I've had a full battery of tests for my thyroid, RA factor and other related diagnoses but all are negative. One interesting thing to note is that when this all begin, I had just moved into a house that we later found out had a severe black mold problem. We all had to move out. One of my physicians after hearing this took several blood tests including my VEGF which was very low and my Transforming Growth Factor Beta 1 which was very very high. I see those are mentioned in your the biochemistry section, although, their meaning and correlation with what you mention is beyond my current understanding.

In any event, one of the other interesting things I've read is the below study where both positive & negative EMG/NCV tests still had successful outcomes. That's made me contemplate the usefulness of the EMG/NCV.

Do you have any advice on a next step or a specialist / U.S. hospital/physican that I might visit? Does the idea of "Dynamic CTS" make sense, in your opinion? Could there be a legitimacy to exposure to a toxic agent, like mold, or other differential diagnosis causing some of these neurological items? I'm really suffering and confused so my sincerest appreciation for your opinion.

Motor NCS
Nerve / Sites Rec. Site Lat Amp Area Segments Dist Vel Temp

ms mV mVms mm m/s C
L Hand Median Wrist APB 2.86 8.5 27.7 Median Wrist-APB 32.8
Elbow APB 6.82 8.1 27.9 Elbow - Median Wrist 245 61.9 32.7
Ulnar Wrist ADM 2.29 12.6 33.6 Ulnar Wrist - ADM 33.1
B. Elbow ADM 5.94 12.5 34.3 B.Elbow-Ulnar Wrist 240 65.8 33.1
A. Elbow ADM 7.50 12.5 34.0 A. Elbow-B. Elbow 95 60.8 32.2

ms mV mVms mm m/s C
R Hand Median Wrist APB 2.66 9.3 42.1 Wrist-APB 80 32.5
Elbow APB 6.67 8.5 39.7 Elbow - Wrist 240 59.8 32.4
Ulnar Wrist ADM 2.29 11.5 34.5 Ulnar Wrist - ADM 32
B. Elbow ADM 6.25 11.4 33.6 B.Elbow-Ulnar Wrist 235 59.4 32.6
A. Elbow ADM 7.60 10.5 31.9 A. Elbow-B. Elbow 85 62.8 30.7

Sensory NCS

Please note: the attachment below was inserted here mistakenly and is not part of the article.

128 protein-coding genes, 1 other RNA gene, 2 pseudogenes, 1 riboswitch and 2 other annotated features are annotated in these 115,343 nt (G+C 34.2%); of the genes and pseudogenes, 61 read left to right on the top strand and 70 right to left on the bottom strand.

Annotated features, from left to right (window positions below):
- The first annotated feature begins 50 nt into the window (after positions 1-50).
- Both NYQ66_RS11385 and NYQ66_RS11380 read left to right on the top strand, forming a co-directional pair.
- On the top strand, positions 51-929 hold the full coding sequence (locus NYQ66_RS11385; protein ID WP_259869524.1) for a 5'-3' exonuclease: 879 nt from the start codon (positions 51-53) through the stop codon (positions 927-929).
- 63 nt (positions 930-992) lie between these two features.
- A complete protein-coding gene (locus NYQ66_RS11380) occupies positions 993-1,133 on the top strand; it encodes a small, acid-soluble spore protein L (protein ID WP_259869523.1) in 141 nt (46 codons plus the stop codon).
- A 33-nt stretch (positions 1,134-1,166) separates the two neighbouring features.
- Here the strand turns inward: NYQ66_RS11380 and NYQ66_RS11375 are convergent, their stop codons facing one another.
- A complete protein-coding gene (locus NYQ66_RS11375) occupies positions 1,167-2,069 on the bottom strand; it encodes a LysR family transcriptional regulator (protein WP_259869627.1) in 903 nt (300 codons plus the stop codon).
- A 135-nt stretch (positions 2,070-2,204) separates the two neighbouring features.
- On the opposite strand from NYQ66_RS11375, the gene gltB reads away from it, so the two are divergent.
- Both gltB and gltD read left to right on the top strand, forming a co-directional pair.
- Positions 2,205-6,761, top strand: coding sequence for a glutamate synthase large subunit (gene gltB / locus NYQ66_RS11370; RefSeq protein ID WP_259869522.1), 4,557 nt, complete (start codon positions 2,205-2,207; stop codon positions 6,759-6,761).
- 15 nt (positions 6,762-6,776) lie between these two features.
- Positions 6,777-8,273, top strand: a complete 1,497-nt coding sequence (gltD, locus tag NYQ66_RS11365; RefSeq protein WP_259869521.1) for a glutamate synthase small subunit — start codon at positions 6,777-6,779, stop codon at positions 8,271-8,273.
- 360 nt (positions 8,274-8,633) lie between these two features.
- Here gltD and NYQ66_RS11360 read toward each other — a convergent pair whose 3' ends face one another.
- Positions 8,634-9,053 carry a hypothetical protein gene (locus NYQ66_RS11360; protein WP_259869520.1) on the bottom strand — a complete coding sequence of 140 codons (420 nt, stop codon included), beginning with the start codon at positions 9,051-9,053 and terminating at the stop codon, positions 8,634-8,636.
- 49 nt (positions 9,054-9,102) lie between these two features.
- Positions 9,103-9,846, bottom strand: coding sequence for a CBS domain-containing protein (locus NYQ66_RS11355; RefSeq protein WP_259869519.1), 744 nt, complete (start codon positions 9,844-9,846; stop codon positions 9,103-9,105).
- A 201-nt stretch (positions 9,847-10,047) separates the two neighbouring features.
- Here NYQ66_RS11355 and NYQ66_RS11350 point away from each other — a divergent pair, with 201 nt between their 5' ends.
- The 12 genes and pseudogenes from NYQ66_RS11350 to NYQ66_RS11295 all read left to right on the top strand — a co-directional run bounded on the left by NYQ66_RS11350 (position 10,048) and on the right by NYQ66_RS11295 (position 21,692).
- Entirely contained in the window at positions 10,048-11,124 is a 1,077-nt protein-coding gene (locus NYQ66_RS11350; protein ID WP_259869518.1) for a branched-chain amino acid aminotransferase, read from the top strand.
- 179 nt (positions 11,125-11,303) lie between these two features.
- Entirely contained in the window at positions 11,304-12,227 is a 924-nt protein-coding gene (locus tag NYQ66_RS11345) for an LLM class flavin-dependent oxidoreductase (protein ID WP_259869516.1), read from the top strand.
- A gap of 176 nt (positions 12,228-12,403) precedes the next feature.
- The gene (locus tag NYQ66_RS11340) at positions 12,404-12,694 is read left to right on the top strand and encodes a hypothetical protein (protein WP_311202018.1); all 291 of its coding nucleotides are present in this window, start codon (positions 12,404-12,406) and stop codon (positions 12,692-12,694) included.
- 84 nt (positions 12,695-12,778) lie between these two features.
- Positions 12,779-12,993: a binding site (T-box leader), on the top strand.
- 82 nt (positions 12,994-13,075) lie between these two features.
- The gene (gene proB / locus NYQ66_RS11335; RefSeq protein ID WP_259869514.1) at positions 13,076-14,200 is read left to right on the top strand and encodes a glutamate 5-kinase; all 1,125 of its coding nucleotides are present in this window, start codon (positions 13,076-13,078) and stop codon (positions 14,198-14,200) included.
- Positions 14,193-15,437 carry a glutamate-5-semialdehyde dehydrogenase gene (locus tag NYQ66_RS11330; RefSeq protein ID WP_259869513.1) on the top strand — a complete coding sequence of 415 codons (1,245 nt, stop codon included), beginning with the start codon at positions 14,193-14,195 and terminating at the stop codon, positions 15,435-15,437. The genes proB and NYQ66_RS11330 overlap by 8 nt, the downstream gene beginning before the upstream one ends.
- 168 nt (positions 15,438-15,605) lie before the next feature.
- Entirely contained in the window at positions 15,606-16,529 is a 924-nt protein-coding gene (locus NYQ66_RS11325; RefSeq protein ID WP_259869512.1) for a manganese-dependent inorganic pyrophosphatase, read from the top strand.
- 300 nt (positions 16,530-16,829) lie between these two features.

Nerve/Sites Rec. Site Onset Lat Peak Lat NP Amp Segments Distance Temp.
ms ms V mm C
L Hand Median Dig II 1.93 2.81 29.8 Median Wrist-Dig II 130 32.5
Wrist Median Wrist 1.41 1.77 27.7 Median Palm-Wrist 80 33.5
Palm Ulnar Dig V 2.08 2.60 25.6 Ulnar Wrist - Dig V 110 32.9
Wrist Ulnar Palm Wrist 1.35 1.77 30.7 Ulnar Palm - Wrist 80 33.5
Palm R Hand Median Dig II 2.08 2.92 28.2 Median Wrist - Dig II 130 33.0
Wrist Median Wrist 1.35 1.88 27.1 Median Palm - Wrist 80 32.9
Palm Ulnar Dig V 1.77 2.55 23.7 Ulnar Wrist - Dig V 110 32.7
Wrist Ulnar Palm Wrist 1.41 1.93 41.3 Ulnar Palm - Wrist 80 32.4

F Wave

Nerve Fmin Temp
L Median-APB 27.92 32.2

Needle EMG
Spontaneous MUAP Recruitment
IA Fib/PSW Fasc Other Amp Dur. PPP Pattern Activati
R. Deltoid N 0 0 0 N N N N on
R. Biceps N 0 0 0 N N N N Full
R Triceps N 0 0 0 N N N N Full
R. Pron Teres N 0 0 0 N N N N Full
R. First D Inteross N 0 0 0 N N N N Full
L. Deltoid N 0 0 0 N N N N Full
L. Biceps N 0 0 0 N N N N Full
L. Triceps N 0 0 0 N N N N Full
L. Pron Teres N 0 0 0 N N N N Full
L. First D Inteross N 0 0 0 N N N N Full


I might have to put those numbers in a spreadsheet to get a proper grasp of them but on a superficial galance they do indeed look normal and fairly comprehensive. They have used one of the standard sensitive tests for CTS in the form of the short segment palm/wrist comparison of median and ulnar conduction times.